Bride of Lebanon: One moment, they were filming her in her wedding dress. Then came the explosion


Dr Israa Seblani and Ahmad Sbeih were on the streets of Beirut on Tuesday, with Seblani posing for photos in a dramatic white wedding dress. It was a day like any other in Saifi village, she said, with people going out for shopping and dining in the restaurants.

Then suddenly there was a loud noise. A few seconds later, an eardrum explosion erupted behind her.

That horrific sound was the massive explosion that rocked the Lebanese capital, leaving at least 135 dead and 5,000 injured. Mahmoud Nakib, the couple’s wedding photographer, captured the moment it all happened.

“We were filming an outdoor photoshoot for (Seblani) and (Sbeih) and then we heard an explosion,” Nakib told CNN. “It was the first explosion, we thought it was far away, we continued to film normally. “

But that quickly changed.“In just a second, the sky went black and we heard the second explosion,” Nakib said.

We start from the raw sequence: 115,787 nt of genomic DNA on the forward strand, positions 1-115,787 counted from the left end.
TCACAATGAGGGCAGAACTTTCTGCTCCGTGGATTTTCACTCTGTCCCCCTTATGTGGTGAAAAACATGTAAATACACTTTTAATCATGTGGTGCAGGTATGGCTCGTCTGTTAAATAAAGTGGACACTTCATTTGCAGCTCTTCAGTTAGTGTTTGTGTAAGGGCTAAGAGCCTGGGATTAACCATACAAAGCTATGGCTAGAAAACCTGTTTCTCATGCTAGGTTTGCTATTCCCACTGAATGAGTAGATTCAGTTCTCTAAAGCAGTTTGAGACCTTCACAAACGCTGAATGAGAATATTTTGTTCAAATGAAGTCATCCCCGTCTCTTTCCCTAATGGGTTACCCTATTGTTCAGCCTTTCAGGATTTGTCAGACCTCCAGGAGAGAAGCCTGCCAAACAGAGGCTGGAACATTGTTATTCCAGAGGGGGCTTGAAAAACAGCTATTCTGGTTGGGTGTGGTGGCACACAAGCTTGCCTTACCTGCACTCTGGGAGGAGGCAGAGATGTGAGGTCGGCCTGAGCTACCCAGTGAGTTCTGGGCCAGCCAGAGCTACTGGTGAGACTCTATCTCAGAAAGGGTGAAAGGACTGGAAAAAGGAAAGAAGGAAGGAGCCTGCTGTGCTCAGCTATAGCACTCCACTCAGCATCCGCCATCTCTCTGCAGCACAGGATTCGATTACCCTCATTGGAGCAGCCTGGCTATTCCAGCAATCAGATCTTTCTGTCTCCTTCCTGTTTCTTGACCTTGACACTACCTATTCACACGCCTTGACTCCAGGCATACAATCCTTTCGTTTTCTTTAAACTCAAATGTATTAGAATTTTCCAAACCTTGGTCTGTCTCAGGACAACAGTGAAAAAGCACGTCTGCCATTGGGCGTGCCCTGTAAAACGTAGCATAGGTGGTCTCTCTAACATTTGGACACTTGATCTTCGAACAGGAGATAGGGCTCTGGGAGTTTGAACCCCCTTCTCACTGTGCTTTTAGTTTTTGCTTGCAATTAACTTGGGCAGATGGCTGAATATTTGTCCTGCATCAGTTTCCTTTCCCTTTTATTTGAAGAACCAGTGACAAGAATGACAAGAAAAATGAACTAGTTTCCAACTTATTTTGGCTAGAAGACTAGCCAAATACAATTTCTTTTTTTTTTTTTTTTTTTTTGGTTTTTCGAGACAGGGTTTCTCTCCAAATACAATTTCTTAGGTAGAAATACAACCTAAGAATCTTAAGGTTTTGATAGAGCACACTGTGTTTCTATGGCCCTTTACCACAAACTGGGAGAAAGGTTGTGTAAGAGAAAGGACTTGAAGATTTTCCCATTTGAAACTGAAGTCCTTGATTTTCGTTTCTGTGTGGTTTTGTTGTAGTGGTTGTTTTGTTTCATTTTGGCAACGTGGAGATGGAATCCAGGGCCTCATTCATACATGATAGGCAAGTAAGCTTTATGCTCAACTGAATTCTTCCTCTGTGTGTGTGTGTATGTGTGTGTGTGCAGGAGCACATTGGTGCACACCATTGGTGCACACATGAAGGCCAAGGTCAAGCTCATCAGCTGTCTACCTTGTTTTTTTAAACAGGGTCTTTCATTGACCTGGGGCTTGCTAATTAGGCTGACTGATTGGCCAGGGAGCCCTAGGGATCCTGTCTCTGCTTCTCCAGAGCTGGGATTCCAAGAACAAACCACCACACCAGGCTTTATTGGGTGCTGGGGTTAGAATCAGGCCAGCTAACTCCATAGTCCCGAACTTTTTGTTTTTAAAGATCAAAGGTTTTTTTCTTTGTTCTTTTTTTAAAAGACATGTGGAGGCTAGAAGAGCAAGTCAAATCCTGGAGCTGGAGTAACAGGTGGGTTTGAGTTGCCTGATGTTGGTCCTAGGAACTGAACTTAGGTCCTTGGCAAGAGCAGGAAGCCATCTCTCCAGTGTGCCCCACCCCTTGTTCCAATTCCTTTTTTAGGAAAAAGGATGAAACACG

As the explosion went off, an intense gust of wind created by the blast’s shockwave roared across the square, the video showed.

“The area I was in – in seconds – went from a beautiful location to a ghost town filled with dust, broken glass and people screaming [and] bleeding, ”Seblani told CNN. It was like a nightmare scene. ”

The shock wave pushed Nakib down the street, he said, nearly knocking him over. But his camera kept rolling, documenting the chaotic scene for a few more seconds.

Seblani, Nakib and the rest of the wedding party walked inside as the explosion echoed through the streets of Beirut. Everyone at the wedding is doing well and no one has been hospitalized.

“First I thought of my wife and my daughter,” Nakib remembered as he ran. “I called her to let her know that I am fine and that I am not going out. And I went live on Facebook to let people know what happened. ”

The explosion in the Lebanese capital wiped out entire streets of the city, displaced hundreds of thousands of the city’s residents and damaged structures up to six kilometers away.

It has been linked to a warehouse storing thousands of tons of an unsafe, volatile chemical compound, although it is still unclear exactly what led to the ignition.


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